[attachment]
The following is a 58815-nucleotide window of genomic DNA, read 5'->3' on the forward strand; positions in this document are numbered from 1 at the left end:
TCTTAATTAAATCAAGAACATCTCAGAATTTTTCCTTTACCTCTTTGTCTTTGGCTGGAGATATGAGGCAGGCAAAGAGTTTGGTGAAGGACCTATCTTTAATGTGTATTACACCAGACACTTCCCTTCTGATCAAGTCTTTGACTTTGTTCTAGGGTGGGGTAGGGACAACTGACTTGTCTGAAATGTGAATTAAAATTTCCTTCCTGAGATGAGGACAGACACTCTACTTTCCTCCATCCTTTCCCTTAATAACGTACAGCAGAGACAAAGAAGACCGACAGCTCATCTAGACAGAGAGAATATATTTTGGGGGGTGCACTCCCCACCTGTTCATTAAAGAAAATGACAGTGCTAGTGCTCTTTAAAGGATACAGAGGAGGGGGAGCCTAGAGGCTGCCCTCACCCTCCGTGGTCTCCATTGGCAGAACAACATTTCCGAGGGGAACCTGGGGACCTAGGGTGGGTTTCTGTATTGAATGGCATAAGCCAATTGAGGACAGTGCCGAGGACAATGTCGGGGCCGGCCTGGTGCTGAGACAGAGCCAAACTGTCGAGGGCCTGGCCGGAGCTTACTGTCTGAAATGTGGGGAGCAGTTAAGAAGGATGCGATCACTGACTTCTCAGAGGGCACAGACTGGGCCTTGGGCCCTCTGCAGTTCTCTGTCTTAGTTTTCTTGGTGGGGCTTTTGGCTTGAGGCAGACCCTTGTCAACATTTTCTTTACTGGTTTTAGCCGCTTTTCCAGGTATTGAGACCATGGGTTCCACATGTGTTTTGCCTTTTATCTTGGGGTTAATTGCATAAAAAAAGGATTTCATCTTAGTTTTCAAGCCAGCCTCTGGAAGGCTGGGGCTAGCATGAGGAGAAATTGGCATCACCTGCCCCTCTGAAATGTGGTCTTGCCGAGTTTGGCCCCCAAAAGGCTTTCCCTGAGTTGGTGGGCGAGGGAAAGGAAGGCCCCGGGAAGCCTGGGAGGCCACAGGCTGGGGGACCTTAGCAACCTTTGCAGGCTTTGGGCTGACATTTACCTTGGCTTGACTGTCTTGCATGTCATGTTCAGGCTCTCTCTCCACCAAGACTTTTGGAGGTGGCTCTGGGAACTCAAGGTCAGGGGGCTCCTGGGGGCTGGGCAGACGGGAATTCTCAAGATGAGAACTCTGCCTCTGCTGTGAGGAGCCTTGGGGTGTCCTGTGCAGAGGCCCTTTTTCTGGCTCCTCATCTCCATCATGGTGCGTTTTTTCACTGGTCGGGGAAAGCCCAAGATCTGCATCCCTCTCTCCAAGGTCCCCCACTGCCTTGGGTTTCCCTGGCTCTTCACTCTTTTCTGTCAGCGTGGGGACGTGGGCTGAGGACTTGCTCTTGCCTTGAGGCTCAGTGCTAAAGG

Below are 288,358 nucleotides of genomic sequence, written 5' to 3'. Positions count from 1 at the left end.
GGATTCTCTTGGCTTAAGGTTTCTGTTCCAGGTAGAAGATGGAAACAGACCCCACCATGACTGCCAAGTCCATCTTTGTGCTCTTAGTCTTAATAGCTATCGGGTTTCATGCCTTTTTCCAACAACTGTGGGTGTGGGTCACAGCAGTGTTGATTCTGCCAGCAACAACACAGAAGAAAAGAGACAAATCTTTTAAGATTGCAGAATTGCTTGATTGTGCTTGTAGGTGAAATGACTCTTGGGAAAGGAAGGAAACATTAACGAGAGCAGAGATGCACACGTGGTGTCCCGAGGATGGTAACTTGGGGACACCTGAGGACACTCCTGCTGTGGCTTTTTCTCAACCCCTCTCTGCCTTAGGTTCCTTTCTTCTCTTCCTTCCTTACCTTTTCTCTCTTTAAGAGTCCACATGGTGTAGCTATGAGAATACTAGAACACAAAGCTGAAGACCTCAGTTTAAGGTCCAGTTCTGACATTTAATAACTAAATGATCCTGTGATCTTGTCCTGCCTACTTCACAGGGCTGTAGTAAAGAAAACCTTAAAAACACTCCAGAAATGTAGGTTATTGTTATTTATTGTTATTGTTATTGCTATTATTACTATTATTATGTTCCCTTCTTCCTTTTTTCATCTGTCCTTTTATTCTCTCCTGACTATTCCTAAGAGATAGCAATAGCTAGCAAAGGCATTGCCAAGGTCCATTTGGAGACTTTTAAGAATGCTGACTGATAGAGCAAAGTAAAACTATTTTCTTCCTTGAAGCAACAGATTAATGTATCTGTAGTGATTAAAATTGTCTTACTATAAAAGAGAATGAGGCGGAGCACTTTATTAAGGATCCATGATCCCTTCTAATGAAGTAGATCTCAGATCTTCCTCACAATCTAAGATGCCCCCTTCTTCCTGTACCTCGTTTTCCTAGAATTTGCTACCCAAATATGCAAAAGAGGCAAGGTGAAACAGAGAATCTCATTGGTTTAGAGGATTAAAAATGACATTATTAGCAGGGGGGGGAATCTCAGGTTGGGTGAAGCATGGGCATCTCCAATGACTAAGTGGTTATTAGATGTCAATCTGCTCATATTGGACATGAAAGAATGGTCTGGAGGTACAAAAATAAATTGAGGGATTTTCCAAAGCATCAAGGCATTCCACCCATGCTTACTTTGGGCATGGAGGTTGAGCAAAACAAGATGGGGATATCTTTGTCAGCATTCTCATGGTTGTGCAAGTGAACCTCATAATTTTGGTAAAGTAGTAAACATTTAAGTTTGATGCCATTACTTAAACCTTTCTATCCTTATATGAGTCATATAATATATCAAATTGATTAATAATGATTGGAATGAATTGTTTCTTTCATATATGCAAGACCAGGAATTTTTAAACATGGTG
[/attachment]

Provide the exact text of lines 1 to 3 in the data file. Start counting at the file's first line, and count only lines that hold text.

The following is a 58815-nucleotide window of genomic DNA, read 5'->3' on the forward strand; positions in this document are numbered from 1 at the left end:
TCTTAATTAAATCAAGAACATCTCAGAATTTTTCCTTTACCTCTTTGTCTTTGGCTGGAGATATGAGGCAGGCAAAGAGTTTGGTGAAGGACCTATCTTTAATGTGTATTACACCAGACACTTCCCTTCTGATCAAGTCTTTGACTTTGTTCTAGGGTGGGGTAGGGACAACTGACTTGTCTGAAATGTGAATTAAAATTTCCTTCCTGAGATGAGGACAGACACTCTACTTTCCTCCATCCTTTCCCTTAATAACGTACAGCAGAGACAAAGAAGACCGACAGCTCATCTAGACAGAGAGAATATATTTTGGGGGGTGCACTCCCCACCTGTTCATTAAAGAAAATGACAGTGCTAGTGCTCTTTAAAGGATACAGAGGAGGGGGAGCCTAGAGGCTGCCCTCACCCTCCGTGGTCTCCATTGGCAGAACAACATTTCCGAGGGGAACCTGGGGACCTAGGGTGGGTTTCTGTATTGAATGGCATAAGCCAATTGAGGACAGTGCCGAGGACAATGTCGGGGCCGGCCTGGTGCTGAGACAGAGCCAAACTGTCGAGGGCCTGGCCGGAGCTTACTGTCTGAAATGTGGGGAGCAGTTAAGAAGGATGCGATCACTGACTTCTCAGAGGGCACAGACTGGGCCTTGGGCCCTCTGCAGTTCTCTGTCTTAGTTTTCTTGGTGGGGCTTTTGGCTTGAGGCAGACCCTTGTCAACATTTTCTTTACTGGTTTTAGCCGCTTTTCCAGGTATTGAGACCATGGGTTCCACATGTGTTTTGCCTTTTATCTTGGGGTTAATTGCATAAAAAAAGGATTTCATCTTAGTTTTCAAGCCAGCCTCTGGAAGGCTGGGGCTAGCATGAGGAGAAATTGGCATCACCTGCCCCTCTGAAATGTGGTCTTGCCGAGTTTGGCCCCCAAAAGGCTTTCCCTGAGTTGGTGGGCGAGGGAAAGGAAGGCCCCGGGAAGCCTGGGAGGCCACAGGCTGGGGGACCTTAGCAACCTTTGCAGGCTTTGGGCTGACATTTACCTTGGCTTGACTGTCTTGCATGTCATGTTCAGGCTCTCTCTCCACCAAGACTTTTGGAGGTGGCTCTGGGAACTCAAGGTCAGGGGGCTCCTGGGGGCTGGGCAGACGGGAATTCTCAAGATGAGAACTCTGCCTCTGCTGTGAGGAGCCTTGGGGTGTCCTGTGCAGAGGCCCTTTTTCTGGCTCCTCATCTCCATCATGGTGCGTTTTTTCACTGGTCGGGGAAAGCCCAAGATCTGCATCCCTCTCTCCAAGGTCCCCCACTGCCTTGGGTTTCCCTGGCTCTTCACTCTTTTCTGTCAGCGTGGGGACGTGGGCTGAGGACTTGCTCTTGCCTTGAGGCTCAGTGCTAAAGG

Below are 288,358 nucleotides of genomic sequence, written 5' to 3'. Positions count from 1 at the left end.